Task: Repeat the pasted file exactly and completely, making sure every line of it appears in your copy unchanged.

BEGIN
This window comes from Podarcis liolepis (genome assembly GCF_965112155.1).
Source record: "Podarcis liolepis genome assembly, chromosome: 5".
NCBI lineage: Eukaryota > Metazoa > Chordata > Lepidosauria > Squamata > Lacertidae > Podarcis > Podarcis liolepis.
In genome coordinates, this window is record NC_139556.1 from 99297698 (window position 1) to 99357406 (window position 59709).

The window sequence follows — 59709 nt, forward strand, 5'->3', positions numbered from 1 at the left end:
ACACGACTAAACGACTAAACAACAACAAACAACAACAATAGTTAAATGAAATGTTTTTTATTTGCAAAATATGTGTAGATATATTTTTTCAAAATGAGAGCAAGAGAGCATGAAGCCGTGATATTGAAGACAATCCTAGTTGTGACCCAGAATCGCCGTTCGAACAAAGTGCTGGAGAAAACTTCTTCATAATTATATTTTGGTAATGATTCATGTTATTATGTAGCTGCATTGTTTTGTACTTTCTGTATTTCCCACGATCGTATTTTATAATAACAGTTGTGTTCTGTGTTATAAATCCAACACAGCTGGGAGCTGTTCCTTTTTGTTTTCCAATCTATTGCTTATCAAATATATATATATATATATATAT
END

This window comes from Podarcis liolepis (genome assembly GCF_965112155.1).
Source record: "Podarcis liolepis genome assembly, chromosome: 5".
NCBI lineage: Eukaryota > Metazoa > Chordata > Lepidosauria > Squamata > Lacertidae > Podarcis > Podarcis liolepis.
In genome coordinates, this window is record NC_139556.1 from 99297698 (window position 1) to 99357406 (window position 59709).

The window sequence follows — 59709 nt, forward strand, 5'->3', positions numbered from 1 at the left end:
ACACGACTAAACGACTAAACAACAACAAACAACAACAATAGTTAAATGAAATGTTTTTTATTTGCAAAATATGTGTAGATATATTTTTTCAAAATGAGAGCAAGAGAGCATGAAGCCGTGATATTGAAGACAATCCTAGTTGTGACCCAGAATCGCCGTTCGAACAAAGTGCTGGAGAAAACTTCTTCATAATTATATTTTGGTAATGATTCATGTTATTATGTAGCTGCATTGTTTTGTACTTTCTGTATTTCCCACGATCGTATTTTATAATAACAGTTGTGTTCTGTGTTATAAATCCAACACAGCTGGGAGCTGTTCCTTTTTGTTTTCCAATCTATTGCTTATCAAATATATATATATATATATATAT